SpaceX, the rocket company started by billionaire Elon Musk, successfully attempted to launch the first-ever Falcon Heavy rocket on February 6 from Launch Complex 39A in Florida. The Falcon Heavy rocket is made up of three of the rockets used in their smaller Falcon 9 rocket. The Falcon Heavy is now the world’s most powerful current rocket and signals a new evolution in the 16-year-old company. The rocket lifted off the launch pad at 3:45 p.m. ET.
Falcon Heavy side cores have landed at SpaceX’s Landing Zones 1 and 2. pic.twitter.com/oMBqizqnpI
— SpaceX (@SpaceX) February 6, 2018
Musk announced plans to build the Falcon Heavy rocket in 2011, and originally estimated the first test flight might be made by 2013. Various issues including two failed Falcon 9 rocket launches and resource changes as well as underestimating the complexity of the rocket delayed completion until 2017.
The launchpad the rocket is set to take off from, Launch Complex 39A, was previously used by NASA to send astronauts on the Saturn V rocket to the moon, including aboard Apollo 11.
The two side boosters on the rocket successfully landed back at Cape Canaveral, although the status of the center booster, which was to land on a barge in the Atlantic ocean, is undetermined.
The first test flight of Falcon Heavy is targeted for Tuesday, February 6th at 1:30 PM ET from Launch Complex 39A at Kennedy Space Center in Florida. When Falcon Heavy lifts off, it will be the most powerful operational rocket in the world by a factor of two. For this test flight, Falcon Heavy’s side cores are flight-proven—both previously supported independent Falcon 9 missions in 2016.
The Falcon Heavy is the most powerful rocket which currently exists, but not in history. SpaceX says the total combined thrust of the three boosters which make up the first stage is 5.5 million pounds of force, whereas the next-most powerful first stage on the Delta IV Heavy operated by United Launch Alliance is 2.2 million pounds of force. Each booster on the Falcon Heavy has 9 Merlin engines, totaling 27 for the entire rocket.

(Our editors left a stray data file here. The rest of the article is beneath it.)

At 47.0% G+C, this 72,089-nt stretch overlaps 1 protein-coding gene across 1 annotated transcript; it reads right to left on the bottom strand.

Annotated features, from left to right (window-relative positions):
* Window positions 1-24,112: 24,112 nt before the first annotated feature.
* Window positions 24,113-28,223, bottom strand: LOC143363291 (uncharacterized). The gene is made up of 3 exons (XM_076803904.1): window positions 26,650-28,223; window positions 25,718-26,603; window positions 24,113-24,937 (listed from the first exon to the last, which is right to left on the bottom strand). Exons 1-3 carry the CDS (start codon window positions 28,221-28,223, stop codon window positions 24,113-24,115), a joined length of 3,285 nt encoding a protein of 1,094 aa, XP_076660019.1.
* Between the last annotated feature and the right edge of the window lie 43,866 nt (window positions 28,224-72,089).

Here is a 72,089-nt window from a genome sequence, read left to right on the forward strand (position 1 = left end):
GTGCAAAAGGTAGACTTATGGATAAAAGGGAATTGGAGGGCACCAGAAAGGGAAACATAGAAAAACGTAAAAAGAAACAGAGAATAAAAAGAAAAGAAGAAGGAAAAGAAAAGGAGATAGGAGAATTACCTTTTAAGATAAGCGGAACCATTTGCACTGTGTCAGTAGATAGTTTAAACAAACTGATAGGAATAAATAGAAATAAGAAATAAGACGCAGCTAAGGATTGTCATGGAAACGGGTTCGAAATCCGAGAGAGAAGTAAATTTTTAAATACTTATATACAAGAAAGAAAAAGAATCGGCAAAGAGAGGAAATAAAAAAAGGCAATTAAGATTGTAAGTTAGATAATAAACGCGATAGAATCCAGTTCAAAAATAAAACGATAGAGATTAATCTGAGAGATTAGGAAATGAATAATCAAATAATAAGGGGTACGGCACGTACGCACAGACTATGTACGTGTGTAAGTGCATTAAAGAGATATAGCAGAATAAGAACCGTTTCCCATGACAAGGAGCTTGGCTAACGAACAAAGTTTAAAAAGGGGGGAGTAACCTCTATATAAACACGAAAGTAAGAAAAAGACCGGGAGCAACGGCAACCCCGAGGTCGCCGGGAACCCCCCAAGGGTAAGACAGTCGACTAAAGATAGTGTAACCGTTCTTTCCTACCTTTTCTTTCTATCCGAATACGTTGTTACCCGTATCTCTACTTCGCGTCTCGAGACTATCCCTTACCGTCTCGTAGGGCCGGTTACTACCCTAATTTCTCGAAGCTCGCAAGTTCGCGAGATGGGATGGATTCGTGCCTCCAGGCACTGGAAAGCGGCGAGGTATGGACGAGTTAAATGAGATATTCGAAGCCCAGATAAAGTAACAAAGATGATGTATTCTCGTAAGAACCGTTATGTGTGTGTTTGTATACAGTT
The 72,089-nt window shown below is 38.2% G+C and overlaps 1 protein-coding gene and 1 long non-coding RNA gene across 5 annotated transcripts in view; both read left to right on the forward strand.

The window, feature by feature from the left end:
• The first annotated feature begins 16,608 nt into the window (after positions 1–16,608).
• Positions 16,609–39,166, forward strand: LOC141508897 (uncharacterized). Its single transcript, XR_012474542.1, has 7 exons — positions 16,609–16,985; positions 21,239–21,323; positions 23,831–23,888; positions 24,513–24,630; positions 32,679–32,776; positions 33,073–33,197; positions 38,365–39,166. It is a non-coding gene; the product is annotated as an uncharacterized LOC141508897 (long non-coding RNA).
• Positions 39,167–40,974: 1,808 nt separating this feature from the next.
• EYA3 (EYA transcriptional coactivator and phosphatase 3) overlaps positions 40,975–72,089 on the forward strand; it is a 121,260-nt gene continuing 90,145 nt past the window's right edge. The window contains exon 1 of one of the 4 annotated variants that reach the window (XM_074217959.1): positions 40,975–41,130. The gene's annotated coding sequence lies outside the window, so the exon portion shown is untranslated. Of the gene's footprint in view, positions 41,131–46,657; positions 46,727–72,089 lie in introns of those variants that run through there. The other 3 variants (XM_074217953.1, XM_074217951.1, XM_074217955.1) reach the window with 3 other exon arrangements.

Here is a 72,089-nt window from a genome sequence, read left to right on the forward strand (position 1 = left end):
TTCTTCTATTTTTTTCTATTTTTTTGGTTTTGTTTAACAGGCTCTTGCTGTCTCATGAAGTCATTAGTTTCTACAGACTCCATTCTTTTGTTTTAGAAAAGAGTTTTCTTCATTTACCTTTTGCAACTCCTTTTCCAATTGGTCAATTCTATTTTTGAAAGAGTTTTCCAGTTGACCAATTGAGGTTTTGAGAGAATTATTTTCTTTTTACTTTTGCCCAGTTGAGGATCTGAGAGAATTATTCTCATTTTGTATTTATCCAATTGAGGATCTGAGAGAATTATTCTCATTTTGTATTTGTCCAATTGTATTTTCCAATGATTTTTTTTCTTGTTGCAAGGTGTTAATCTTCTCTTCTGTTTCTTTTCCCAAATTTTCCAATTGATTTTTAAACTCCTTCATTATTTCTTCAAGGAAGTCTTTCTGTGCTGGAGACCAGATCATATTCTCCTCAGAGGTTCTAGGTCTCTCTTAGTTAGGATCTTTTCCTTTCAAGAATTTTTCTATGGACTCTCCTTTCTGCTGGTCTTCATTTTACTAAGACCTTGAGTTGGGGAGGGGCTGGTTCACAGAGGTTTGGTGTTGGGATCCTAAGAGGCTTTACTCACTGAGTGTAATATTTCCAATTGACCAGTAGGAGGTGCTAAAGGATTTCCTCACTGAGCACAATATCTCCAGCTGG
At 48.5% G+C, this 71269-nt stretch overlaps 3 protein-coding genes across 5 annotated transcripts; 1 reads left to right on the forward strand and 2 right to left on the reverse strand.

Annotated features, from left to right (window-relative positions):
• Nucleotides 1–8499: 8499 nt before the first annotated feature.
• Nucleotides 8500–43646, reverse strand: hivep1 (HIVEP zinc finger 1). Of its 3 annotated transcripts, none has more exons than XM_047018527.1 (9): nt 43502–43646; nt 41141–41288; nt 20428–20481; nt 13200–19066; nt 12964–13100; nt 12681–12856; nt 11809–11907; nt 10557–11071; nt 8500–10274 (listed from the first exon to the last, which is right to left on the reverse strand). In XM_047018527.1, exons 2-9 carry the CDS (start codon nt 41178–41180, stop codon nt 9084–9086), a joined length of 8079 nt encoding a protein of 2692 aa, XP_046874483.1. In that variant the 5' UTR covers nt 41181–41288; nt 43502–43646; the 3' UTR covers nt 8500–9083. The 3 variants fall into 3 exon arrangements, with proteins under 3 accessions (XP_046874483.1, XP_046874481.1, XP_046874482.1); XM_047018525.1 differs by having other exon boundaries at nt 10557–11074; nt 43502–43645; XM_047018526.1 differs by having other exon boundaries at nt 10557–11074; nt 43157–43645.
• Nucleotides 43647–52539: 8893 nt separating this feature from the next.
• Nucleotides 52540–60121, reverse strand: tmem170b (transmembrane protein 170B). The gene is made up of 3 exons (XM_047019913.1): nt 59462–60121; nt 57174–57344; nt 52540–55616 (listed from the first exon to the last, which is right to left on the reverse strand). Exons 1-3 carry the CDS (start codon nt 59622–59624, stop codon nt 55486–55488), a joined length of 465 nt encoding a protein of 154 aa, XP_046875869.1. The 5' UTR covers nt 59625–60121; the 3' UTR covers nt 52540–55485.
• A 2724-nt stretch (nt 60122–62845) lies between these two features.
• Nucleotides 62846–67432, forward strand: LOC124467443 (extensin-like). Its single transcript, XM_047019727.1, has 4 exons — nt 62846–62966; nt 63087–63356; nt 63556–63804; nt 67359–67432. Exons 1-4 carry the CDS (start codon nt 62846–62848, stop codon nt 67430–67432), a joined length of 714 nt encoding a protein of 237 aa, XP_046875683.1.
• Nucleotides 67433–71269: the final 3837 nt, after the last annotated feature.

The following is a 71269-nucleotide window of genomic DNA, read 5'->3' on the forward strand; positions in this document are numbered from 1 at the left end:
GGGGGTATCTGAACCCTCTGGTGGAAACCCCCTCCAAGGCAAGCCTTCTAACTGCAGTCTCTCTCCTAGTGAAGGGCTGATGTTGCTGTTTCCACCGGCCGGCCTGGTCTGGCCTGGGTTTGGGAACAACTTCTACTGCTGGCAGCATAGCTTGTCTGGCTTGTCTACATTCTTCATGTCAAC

“When Falcon Heavy lifts off, it will be the most powerful operational rocket in the world by a factor of two, with the ability to lift more than twice the payload of the next vehicle, at one-third the cost. Only the Saturn V moon rocket, last flown in 1973, delivered more payload to orbit.”
As a test payload, the rocket is carrying Musk’s personal Tesla Roadster instead of a satellite. SpaceX hopes the rocket will launch and inject the Roadster into a trans-Mars injection orbit, meaning that the vehicle would orbit the Sun in a similar orbit to the one taken by Mars. The car will not actually be heading to the red planet or attempting to land on it.
The world’s most powerful rocket ever was the Saturn V rocket, which launched American astronauts into space to missions around the moon. The rocket produced 7.9 million pounds of force at launch from its five F-1 engines.
The Russian N1 rocket, designed to be a competitor to the Saturn V, produced 10.2 million pounds of thrust at liftoff, but never had a successful launch. It would keep the record of most-powerful rocket to this day if it had. Four launches of the rocket in the late 1960’s/early 1970’s took place, all of which ended in failure to reach orbit. A fifth scheduled launch never took place, as the rocket program was canceled in 1974.
Cheaper access to space
SpaceX advertises that a Falcon Heavy launch can be bought for as cheap as $90 million to carry up to 63,800 kilograms into space (Low Earth Orbit). The average cost of a Delta IV Heavy rocket is $400 million, although the two rockets have some differing capabilities.
SpaceX is expecting that their reuse of rocket boosters will allow them to launch more rockets without having to spend as much to build boosters, allowing them to charge less for each launch. The extra lift capacity of the Falcon Heavy rocket is especially useful for heavy communication satellites which typically can only launch on larger rockets like the European Ariane 5.
The two side boosters of the Falcon Heavy demo launch were used in two previous launches. SpaceX says one previously launched the Thaicom 8 satellite in May 2016, and the other launched the NASA CRS-9 mission in July of 2016.
Return to land and of large launches
The three boosters of the Falcon Heavy rocket are expected to return back to Cape Canaveral where the launch is taking place. The two side boosters are expected to return to land at the two Landing Zones which SpaceX has built near the launch pad. The center booster is expected to land on a SpaceX barge in the Atlantic ocean.
The entire rocket was first test-fired on January 24, the first time that all 27 engines were tested together as a single rocket.
The Cape Canaveral area is expecting thousands of visitors for the rocket launch, which would be the space complex’s largest since the Space Shuttle launches which ended in 2011. The NASA Kennedy Space Center visitor complex sold out of all tickets for Tuesday, including the most expensive $195 tickets allowing visitors to watch launches from the Apollo/Saturn launch complex. The visitor complex is closed to the public for this launch.